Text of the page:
Aryan D Mehta
Student of A Level
VIBGYOR Goregaon, Mumbai

Is banning plastic the best solution?

Over the years, we have been so selfish – destroying the planet and not thinking about the future generation. From wasting water to using harmful fuels, we have done it all, but the use of plastic might be the most heinous crime yet. Fortunately, the Government has contrived a movement for the betterment of the planet. The “Ban the Bag” movement has compelled all Mumbaikars to discard all plastics and refrain from using them. However, not everybody can see the good in this movement, can you?

It is scientifically proven that by 2050 there will be more plastic in the oceans than there will be fish. This will not only cause food shortages, whilst the population is ever rising, but it will also increase the strain on our farmers. Carelessly discarded plastic bags not only strangle and suffocate aquatic plants and animals, but they also cause visual pollution which reduces tourism that affects the country’s economy.

On the other hand, the alternative to plastic bags – paper bags and reusable bags are much more expensive; thus, businesses and consumers (especially those who are on a tight budget) are suffering. Moreover, an industry official predicts that nearly 3,00,000 people are set to become unemployed due to this movement .

Many question, “How is the government going to dispose off these non degradable plastics?” The answer is that the government plans on converting plastic into fuels. Nevertheless this may only cause further damage. The fuel produced by plastics is sure to produce more carbon emissions than normal fossil fuels, contributing further to global warming and climate change.

We all agree that plastic bags fill up landfills because they take 1000 or more years to decompose completely. Unfortunately, few of us know that paper bags take up 9 times more space than plastic bags and decompose at about the same rate.

Moreover, plastic bags release chemicals into the ground and water ways that indirectly enter the food chain. When we ingest the fish, these harmful chemicals enter our bodies and have adverse effects like disrupting our hormonal functions. Believe it or not, reusable bags have the same effects on us. Scientists believe that reusing cloth bag, especially during warmer months, increase bacteria that would spread to your groceries and cause food poisoning.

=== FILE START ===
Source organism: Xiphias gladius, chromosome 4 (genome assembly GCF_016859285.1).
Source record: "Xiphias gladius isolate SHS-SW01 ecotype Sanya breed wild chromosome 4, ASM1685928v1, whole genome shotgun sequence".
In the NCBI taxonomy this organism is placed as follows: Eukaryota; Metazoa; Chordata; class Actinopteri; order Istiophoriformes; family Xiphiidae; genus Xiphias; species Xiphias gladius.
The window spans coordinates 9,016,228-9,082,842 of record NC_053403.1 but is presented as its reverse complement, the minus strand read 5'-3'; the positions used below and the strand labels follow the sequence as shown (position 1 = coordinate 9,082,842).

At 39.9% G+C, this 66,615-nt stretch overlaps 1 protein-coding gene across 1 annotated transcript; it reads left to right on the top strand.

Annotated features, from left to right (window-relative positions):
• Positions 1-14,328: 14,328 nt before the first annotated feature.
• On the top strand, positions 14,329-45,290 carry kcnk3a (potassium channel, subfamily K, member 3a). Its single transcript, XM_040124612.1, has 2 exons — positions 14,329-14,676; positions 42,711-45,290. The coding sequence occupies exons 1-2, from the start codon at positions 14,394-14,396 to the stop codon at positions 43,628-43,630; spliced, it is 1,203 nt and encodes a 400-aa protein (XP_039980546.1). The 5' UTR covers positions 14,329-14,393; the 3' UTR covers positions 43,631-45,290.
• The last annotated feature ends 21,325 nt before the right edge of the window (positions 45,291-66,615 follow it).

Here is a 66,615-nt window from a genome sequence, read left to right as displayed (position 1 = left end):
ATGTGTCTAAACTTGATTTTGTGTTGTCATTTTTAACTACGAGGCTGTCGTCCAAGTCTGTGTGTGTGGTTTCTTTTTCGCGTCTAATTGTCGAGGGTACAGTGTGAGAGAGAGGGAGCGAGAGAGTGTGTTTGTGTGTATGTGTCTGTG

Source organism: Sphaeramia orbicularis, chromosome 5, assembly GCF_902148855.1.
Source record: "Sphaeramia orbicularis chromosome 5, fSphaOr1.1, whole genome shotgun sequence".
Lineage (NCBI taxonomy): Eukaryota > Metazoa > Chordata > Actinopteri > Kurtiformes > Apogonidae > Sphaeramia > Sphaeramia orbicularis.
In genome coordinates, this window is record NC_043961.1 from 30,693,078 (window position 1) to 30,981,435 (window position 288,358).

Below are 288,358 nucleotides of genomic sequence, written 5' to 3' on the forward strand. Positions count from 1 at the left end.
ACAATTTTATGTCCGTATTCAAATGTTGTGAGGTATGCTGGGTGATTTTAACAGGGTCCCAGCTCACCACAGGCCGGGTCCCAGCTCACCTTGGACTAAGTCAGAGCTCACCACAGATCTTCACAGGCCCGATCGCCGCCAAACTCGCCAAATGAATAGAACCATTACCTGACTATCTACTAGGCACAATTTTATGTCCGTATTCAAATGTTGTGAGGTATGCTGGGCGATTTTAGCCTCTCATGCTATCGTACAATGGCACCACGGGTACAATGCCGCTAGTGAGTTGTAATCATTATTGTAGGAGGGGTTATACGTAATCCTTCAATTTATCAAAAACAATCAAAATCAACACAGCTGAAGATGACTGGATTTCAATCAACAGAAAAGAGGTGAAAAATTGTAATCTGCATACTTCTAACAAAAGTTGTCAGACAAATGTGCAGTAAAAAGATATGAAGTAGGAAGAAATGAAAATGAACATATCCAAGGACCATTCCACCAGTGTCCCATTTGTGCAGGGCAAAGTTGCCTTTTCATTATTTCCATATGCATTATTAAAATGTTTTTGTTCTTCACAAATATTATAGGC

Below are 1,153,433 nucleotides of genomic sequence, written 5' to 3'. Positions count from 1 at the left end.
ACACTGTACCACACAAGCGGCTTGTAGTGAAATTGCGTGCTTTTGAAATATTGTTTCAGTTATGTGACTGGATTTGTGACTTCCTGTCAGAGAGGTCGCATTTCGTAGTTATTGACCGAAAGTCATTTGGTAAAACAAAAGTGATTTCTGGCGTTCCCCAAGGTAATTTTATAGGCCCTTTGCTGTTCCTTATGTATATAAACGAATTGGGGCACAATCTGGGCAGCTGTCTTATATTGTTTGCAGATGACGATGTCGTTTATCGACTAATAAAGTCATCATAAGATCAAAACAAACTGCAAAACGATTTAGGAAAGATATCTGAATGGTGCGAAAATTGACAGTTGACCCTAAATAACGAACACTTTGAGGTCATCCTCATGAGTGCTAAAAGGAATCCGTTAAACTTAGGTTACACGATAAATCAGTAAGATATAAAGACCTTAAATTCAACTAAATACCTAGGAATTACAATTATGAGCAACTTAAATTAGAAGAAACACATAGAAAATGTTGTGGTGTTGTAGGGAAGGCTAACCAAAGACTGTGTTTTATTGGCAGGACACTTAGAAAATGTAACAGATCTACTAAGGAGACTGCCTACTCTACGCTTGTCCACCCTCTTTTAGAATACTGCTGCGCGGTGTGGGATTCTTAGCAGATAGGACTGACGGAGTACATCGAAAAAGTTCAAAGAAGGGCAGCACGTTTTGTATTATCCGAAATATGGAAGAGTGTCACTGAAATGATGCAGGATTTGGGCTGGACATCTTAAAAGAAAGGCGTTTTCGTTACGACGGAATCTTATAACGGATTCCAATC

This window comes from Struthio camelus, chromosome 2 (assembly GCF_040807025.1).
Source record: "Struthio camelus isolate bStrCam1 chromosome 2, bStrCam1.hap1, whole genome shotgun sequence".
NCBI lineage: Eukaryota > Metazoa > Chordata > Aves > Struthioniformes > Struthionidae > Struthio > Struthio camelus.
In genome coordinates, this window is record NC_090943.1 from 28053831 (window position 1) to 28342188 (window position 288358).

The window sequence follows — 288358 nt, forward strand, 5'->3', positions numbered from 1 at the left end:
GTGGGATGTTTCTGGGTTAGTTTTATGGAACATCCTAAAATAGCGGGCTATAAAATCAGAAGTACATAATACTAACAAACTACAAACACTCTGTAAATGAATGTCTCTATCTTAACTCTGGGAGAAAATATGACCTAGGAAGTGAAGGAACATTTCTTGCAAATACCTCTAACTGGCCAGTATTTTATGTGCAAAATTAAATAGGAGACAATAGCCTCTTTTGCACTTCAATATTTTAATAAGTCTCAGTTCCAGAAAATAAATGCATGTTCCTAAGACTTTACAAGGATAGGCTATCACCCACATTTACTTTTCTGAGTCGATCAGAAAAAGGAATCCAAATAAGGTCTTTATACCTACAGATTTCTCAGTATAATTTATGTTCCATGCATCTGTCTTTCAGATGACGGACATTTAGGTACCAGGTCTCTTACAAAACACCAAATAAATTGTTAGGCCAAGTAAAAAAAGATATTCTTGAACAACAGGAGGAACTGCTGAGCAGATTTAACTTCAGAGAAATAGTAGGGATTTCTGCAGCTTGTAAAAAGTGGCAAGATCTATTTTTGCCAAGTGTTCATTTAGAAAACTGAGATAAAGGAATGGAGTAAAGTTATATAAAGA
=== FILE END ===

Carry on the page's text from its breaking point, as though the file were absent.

I personally believe that banning plastics is not the best solution because it is causing more problems than solving them. We should use more sustainable and effective methods such as educating the future generations about small actions like – reusing plastics, saving water which can go a long way and save the planet. So let us take the initiative of making the world a better place.

Alethea Alphanso
Student of AS Level,
VIBGYOR Goregaon, Mumbai

Let Us Build Bridges

As an educationist any aspect of change in the teacher student relationship impacts me deeply and leads me to introspect and reflect on my role in modern day India. We have long been proud of our traditional methods of education and such hallowed relationships like the one between the teacher and the learner (the guru and the shishya) have been seen as sacrosanct.

Recently there have been many instances which portray this beautiful relationship in a new light – not always positive. Are these rare incidences or do they symbolise the deep chasm that seems to have developed between the tutor and the taught and are they a sign of the times? This has struck at the very basic root of the educational system in India and has created unease and led to soul searching. Indeed it is a wakeup call. If only we could open our eyes, look with compassion and listen with our hearts.

More than that, we have to lend our ears to the pleas of the teaching fraternity toiling under great duress and struggling to enlighten the minds of the future citizens of our nation. Education should be the one area of constant revision, change and improvement for any country which seeks to establish itself as a world power. Revolutionary progress is much needed at all levels of our education system. A complete overhauling of the system and a more open minded approach to teaching and learning should be our clarion call.

Much needs to be done. A constructive and effective dialogue has to be set up between the teachers, the parents and the students. The channels of communication and facilitation should be opened and widened so as to allow for more awareness and understanding. Parents and teachers both have a great impact on the psyche of a young child. If the home environment is conducive and children are encouraged to respect their teachers, then the school too will become a place of illumination and learning. Creating an optimistic feeling towards school and teachers will only help parents to enable their children to establish strong bonds with their alma mater and their teachers. Similarly, school staff too needs to be sensitised to the pressures faced by parents and children today and be facilitated to handle them with sensitivity and sensibility. This will lead to mutual respect and acceptance and further strengthening of the teacher student symbiotic relationship.

Let us begin this noble task. Let us build bridges. Let us make platforms that will enable our future citizens to fly high.